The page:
OLTC Micro-Blogs – More than Just Moodle: Student-Educator Collaboration in the OLTC Program

In our work as OLTCs, people often ask us, “What do you do?” Although our full titles are Online Learning and Technology Consultants, we do so much more than provide technical support and “how-to.” We talk with faculty members and learn about their personal teaching philosophy. We ask them to tell us a story—the story of their course. Through these conversations, we listen to what they have gained through their teaching experiences. We form an understanding of how their teaching has changed throughout the pandemic, and we learn how we can collaborate with them to achieve their goals for their courses. Some professors want to learn how to set up their Moodle page or need assistance with setting up a quiz, while others further embrace the students-as-partners model which provides us with a unique opportunity to be able to move beyond the student/educator hierarchy and to work with faculty members to create compassionate teaching and learning experiences.

Today we’re going to talk about how a Needs Assessment can establish the foundation for our collaboration with faculty members.

First, we’d like to share our perspectives on who we are as OLTCs.

Who we are

“An OLTC is a source of support to educators by assisting in helping to facilitate learning and technological needs. As an OLTC we help execute ideas and goals by working collaboratively with a faculty member. We work in partnership with our OLTC team members to provide the best possible outcome.” Shannon Goguen
“An OLTC is someone who works in partnership with others, whether that is with faculty members or their fellow OLTC colleagues. We work together to achieve a faculty member’s goals for their courses. This could involve assessing their syllabi for accessibility and clarity, providing technical assistance and design ideas for their Moodle pages or assisting with course design. As students, we can combine our lived experiences with our knowledge of pedagogy and technical training to help faculty members to create effective learning experiences.” Christelinda Laureijs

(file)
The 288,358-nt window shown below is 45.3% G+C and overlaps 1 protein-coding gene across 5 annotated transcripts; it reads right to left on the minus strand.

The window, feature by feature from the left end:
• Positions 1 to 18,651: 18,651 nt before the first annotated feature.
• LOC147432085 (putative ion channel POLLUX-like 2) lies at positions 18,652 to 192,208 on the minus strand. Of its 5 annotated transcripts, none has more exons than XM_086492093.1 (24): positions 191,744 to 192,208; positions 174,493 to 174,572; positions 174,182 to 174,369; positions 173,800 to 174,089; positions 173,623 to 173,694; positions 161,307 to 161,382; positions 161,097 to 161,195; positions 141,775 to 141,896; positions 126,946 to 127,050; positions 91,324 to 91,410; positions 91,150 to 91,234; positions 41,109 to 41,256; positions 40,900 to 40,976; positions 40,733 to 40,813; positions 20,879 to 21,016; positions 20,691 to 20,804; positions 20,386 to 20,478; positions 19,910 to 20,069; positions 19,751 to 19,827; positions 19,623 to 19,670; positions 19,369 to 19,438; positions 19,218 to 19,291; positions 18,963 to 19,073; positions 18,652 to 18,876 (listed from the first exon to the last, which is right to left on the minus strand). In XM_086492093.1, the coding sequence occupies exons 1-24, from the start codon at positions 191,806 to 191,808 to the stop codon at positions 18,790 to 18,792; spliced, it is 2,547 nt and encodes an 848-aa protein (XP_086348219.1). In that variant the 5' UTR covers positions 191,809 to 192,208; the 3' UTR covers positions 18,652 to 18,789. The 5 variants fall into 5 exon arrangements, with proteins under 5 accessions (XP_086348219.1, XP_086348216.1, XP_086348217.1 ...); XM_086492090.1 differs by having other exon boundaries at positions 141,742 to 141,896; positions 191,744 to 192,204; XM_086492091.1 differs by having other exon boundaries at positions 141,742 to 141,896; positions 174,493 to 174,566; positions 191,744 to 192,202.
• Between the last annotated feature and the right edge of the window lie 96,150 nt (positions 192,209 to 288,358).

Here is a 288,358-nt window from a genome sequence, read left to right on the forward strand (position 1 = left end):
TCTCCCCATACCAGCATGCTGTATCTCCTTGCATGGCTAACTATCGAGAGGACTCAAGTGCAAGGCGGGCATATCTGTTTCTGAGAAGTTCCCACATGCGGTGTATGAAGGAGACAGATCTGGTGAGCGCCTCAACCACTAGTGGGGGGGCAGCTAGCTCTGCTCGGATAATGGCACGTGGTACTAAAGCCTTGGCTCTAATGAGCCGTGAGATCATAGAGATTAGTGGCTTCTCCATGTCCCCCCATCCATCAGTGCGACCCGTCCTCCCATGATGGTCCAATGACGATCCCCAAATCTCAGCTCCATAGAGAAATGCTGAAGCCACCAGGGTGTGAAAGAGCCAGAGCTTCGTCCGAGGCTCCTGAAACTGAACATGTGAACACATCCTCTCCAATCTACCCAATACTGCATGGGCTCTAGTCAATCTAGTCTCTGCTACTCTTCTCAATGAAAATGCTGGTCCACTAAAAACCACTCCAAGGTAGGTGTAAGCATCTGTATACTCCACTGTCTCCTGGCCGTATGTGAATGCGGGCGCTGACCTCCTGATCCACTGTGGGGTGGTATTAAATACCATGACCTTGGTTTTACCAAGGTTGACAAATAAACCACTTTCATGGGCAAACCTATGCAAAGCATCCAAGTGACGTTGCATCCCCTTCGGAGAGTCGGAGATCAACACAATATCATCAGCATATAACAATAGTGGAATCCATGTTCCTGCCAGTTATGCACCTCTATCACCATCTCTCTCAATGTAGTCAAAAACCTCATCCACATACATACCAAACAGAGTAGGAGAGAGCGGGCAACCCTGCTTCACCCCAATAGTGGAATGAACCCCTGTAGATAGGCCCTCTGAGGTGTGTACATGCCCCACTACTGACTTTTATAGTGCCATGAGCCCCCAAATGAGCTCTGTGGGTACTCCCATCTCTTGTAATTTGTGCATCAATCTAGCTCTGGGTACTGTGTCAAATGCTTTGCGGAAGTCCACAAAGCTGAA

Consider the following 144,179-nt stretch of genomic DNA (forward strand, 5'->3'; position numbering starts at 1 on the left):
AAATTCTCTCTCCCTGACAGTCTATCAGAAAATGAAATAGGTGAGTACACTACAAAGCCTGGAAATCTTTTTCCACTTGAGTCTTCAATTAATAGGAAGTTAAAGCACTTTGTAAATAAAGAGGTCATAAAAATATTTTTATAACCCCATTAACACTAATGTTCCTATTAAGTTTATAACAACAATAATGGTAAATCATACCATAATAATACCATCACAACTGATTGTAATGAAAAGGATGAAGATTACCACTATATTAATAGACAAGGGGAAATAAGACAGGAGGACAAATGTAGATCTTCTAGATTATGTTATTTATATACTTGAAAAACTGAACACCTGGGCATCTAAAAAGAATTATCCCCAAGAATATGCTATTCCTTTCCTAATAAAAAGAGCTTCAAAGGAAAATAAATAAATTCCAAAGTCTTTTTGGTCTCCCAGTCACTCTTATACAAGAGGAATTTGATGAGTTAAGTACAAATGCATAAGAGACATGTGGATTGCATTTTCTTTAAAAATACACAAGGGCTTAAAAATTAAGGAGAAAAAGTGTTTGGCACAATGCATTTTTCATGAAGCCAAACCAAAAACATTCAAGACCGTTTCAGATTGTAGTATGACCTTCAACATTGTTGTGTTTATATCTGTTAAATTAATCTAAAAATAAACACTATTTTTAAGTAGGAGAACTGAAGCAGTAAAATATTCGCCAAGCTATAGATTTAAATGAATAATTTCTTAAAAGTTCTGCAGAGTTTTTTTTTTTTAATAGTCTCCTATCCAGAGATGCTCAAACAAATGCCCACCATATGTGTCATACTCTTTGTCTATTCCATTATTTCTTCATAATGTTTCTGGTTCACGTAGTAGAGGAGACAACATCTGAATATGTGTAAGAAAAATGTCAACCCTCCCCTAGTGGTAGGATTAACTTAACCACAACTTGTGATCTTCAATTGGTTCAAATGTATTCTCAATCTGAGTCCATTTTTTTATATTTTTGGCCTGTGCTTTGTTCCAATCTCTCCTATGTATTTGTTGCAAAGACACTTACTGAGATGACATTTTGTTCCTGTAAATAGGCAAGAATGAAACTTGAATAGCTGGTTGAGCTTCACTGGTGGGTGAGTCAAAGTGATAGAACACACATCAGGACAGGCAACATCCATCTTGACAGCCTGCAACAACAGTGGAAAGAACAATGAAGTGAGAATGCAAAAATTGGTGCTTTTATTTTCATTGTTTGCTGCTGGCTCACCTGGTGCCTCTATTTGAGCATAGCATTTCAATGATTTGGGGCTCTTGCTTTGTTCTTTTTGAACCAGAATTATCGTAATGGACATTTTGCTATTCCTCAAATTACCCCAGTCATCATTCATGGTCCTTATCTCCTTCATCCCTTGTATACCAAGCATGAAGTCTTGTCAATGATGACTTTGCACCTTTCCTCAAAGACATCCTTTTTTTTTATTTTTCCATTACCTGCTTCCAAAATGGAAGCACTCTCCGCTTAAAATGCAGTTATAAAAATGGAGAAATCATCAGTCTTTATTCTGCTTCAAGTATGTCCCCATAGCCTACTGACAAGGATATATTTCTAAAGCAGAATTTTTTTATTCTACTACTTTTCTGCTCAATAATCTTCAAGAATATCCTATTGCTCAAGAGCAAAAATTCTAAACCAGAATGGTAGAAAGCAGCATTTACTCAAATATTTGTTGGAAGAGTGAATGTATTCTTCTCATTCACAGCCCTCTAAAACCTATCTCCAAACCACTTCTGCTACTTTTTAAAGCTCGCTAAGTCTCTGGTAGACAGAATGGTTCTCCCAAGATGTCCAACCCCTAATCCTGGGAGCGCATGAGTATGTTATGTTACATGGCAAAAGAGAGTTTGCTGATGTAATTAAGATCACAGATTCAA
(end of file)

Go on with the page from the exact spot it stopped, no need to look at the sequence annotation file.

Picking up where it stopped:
What is a Needs Assessment?

A Needs Assessment is the first meeting between members of an OLTC team and faculty members. This meeting gives us an opportunity to develop an understanding of the faculty member’s teaching style, their course story, and their goals for the program. After asking some preliminary questions about the key information of the course, we ask the faculty member to tell us their course story. This first discussion ensures that we are all on the same page and that the course material, assessments and lesson plans are all directed toward the same learning journey. A course story aims to ensure that all content connects in a way that is learner-focused.

What is a course story? Most course stories summarize the development of a course from the initial concept to the current version of the course. An educator’s ‘course story’ is a combination of their learning objectives, goals, and pedagogy. Faculty members often give us a broad overview of the key themes of the course before letting us know of methods that have worked (and those that didn’t). Some faculty members talk openly about insights that they have gained from teaching the course, and others reflect on how their teaching methodology shapes their course framework. This opens the door to a broad discussion on pedagogy, past challenges and successes, and goals for the future. Based on this conversation, we can design a plan on how we might collaborate with the faculty member to achieve their goals. During the meeting, we might also give general efficiency recommendations and talk about resources that we could share.